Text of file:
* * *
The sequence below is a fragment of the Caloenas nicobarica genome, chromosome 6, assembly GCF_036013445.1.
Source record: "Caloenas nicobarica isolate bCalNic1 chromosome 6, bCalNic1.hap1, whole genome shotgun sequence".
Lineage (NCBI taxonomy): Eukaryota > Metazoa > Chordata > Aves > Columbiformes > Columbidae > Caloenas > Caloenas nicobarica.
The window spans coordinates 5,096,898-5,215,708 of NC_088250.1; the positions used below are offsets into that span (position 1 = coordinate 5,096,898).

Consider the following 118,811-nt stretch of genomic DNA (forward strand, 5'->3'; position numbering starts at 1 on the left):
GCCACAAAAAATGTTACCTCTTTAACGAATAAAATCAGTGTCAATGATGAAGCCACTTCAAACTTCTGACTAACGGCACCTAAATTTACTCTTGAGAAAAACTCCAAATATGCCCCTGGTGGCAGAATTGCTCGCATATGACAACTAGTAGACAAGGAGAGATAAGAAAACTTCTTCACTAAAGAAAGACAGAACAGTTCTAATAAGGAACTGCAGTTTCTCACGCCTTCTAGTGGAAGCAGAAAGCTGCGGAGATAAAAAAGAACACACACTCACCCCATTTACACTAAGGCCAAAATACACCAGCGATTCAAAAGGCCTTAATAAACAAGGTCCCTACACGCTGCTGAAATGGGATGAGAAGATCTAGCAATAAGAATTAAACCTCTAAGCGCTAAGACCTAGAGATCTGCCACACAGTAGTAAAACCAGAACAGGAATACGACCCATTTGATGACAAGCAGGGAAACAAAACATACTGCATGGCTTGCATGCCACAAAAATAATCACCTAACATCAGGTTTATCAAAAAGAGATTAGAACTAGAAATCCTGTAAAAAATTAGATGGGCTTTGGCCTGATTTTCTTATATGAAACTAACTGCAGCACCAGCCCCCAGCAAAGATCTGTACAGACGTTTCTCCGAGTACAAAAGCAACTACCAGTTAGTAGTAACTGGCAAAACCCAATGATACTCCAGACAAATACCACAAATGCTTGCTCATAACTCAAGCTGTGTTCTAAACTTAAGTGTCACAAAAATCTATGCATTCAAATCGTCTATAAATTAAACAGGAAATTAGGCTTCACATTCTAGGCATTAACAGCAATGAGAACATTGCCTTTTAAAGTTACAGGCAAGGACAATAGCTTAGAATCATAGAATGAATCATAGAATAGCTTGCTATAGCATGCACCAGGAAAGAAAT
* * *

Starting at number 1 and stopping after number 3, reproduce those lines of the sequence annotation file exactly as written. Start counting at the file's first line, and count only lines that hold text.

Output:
The sequence below is a fragment of the Caloenas nicobarica genome, chromosome 6, assembly GCF_036013445.1.
Source record: "Caloenas nicobarica isolate bCalNic1 chromosome 6, bCalNic1.hap1, whole genome shotgun sequence".
Lineage (NCBI taxonomy): Eukaryota > Metazoa > Chordata > Aves > Columbiformes > Columbidae > Caloenas > Caloenas nicobarica.